66. Ulysses- James Joyce

  67. As I Lay Dying- William Faulkner

  68. Madame Bovary- Gustave Flaubert

  69. Lord of the Flies- William Golding

  70. The Epic of Gilgamesh-Anonymous

  71. Gulliver’s Travels- Jonathan Swift

  72. Death of a Salesman- Arthur Miller

  73. The Canterbury Tales- Geoffrey Chaucer

  74. Moby-Dick or, The Whale- Herman Melville

  75. The Scarlet Letter- Nathaniel Hawthorne

Any favorites on the list? Any favorites not on the list? I would love to hear your suggestions!

Top Ten Mangas, Comics, and Graphic Novels I want to read!


Top Ten Tuesday is an original feature/weekly meme created at The Broke and the Bookish. This feature was created because they are particularly fond of lists at The Broke and the Bookish, and I decided to share my list with all of you also!

This week I am featuring 10 visual books I’m dying to read!


  1. Boxers by Gene Luen Yang
  2. The Backstagers by James Tynion IV
  3. Giant Days Vol. 5 by John Allison
  4. My Lesbian Experience with Loneliness by Kabi Nagata


  5. Chi’s Sweet Home by Kanata Konami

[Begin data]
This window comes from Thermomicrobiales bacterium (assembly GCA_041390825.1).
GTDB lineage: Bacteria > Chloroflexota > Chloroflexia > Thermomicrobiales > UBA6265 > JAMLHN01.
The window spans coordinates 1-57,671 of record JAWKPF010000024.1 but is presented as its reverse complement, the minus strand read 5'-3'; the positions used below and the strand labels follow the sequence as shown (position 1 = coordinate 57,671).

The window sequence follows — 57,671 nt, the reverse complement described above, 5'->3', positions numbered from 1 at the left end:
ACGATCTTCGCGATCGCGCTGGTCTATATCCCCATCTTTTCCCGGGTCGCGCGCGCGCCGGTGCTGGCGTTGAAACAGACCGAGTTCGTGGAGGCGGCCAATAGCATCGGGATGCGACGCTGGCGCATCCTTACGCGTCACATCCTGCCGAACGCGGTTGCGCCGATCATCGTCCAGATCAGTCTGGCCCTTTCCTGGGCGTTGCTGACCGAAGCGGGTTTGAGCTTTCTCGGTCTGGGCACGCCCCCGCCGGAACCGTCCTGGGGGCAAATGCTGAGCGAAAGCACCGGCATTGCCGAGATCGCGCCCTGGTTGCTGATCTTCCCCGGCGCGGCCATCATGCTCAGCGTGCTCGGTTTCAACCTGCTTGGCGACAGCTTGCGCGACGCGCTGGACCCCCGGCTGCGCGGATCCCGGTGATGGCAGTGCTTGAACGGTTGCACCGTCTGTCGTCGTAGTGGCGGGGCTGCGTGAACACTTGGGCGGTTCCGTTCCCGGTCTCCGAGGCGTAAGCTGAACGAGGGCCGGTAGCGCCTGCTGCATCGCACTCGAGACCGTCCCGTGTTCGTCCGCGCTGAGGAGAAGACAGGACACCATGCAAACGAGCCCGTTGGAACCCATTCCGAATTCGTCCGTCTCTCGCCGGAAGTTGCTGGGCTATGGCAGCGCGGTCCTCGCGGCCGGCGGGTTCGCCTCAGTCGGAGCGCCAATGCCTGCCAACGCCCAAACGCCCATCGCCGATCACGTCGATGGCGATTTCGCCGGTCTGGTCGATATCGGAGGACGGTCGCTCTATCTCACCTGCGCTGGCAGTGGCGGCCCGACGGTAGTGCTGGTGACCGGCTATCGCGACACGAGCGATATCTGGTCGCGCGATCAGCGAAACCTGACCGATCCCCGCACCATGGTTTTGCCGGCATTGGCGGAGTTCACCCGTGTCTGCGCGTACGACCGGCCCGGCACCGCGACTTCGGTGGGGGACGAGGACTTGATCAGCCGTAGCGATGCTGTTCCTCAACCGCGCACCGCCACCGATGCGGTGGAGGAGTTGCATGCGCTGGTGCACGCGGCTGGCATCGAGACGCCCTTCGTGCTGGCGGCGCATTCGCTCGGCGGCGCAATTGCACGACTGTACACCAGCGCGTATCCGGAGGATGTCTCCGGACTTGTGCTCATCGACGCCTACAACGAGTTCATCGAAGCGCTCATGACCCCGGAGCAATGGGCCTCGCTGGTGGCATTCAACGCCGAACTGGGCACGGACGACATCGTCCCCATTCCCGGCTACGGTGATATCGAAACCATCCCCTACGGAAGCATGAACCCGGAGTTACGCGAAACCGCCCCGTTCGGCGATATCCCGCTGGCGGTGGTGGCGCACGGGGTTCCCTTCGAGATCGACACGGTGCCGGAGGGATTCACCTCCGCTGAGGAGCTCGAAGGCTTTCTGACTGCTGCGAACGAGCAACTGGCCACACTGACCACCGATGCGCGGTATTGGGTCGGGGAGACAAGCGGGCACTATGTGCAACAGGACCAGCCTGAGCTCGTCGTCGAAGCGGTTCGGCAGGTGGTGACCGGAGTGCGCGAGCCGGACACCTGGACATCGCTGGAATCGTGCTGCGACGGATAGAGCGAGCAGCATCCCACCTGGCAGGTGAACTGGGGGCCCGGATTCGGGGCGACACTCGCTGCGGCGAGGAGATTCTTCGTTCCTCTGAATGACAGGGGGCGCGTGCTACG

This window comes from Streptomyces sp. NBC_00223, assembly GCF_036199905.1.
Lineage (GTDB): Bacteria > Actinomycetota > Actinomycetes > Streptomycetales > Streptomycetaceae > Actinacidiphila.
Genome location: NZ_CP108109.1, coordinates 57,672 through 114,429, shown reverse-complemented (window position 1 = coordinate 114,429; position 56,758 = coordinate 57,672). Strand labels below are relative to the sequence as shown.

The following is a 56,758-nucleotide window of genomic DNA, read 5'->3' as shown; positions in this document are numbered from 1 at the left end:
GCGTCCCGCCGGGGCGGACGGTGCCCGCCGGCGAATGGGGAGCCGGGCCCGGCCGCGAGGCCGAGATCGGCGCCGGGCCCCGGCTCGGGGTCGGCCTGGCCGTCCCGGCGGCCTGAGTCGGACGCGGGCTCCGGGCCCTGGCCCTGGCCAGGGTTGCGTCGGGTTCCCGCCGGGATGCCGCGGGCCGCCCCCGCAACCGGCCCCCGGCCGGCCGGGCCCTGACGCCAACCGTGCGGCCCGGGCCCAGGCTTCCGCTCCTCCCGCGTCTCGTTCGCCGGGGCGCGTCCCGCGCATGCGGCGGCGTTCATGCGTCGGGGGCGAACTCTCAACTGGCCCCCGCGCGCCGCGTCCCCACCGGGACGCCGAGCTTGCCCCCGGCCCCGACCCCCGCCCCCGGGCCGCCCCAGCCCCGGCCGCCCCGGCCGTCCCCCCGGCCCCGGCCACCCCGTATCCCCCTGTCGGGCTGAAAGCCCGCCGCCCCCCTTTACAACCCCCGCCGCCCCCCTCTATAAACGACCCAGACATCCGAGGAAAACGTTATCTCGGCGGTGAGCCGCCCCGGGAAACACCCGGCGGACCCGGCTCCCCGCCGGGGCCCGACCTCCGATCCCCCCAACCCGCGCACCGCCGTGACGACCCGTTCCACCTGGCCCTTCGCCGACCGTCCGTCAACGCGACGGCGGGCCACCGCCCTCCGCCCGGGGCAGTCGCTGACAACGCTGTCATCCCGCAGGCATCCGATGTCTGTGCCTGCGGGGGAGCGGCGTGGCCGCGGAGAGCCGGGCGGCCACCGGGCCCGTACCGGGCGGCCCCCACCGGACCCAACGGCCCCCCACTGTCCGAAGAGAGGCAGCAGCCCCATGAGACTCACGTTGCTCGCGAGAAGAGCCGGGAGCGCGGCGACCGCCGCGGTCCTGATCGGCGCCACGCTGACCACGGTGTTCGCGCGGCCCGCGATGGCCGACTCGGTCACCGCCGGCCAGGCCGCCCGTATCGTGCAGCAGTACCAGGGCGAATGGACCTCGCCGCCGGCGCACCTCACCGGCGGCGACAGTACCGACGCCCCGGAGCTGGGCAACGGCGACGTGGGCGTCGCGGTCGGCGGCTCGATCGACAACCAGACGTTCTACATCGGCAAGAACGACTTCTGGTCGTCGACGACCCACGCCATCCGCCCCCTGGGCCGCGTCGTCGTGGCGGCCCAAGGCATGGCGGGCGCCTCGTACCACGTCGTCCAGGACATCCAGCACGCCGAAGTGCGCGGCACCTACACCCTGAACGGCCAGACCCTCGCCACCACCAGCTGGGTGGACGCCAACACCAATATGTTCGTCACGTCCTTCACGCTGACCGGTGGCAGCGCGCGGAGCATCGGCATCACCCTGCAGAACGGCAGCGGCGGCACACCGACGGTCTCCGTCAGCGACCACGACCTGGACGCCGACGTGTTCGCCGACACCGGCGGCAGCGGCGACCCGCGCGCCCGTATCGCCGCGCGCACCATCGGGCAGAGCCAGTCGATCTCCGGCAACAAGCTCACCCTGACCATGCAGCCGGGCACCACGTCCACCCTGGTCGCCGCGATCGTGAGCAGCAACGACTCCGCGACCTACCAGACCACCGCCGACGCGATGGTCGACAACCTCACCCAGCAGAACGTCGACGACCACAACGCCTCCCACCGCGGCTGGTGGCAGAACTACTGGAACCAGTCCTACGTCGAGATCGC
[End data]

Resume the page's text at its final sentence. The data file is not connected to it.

6. The One Hundred Nights of Hero by Isabel Greenberg

  7. The Girl from the Other Side: Siúil, a Rún Vol. 1 by Nagabe, Adrienne Beck  

  8. The Unbeatable Squirrel Girl: Squirrel Meets World by Shannon Hale

  9. Relish by Lucy Knisley
  10. Nimona by Noelle Stevenson

Weekly Wrap up 7/16/17


This week I didn’t get a lot of reading done. I had a lot of things I had to accomplish like registering for school for myself and both of my sisters ( why in the middle of summer?) This was my weekend to work, as well as the basic constructions of my grandma’s new porch. This week I only managed to read and finish 1 book. This week I have been really indecisive in my reading and have a whole bunch of books I’ve barely started and of course I continued with War & Peace for the readlong and officially finished book 2!

What I read!

I also read about 130 pages of War and peace!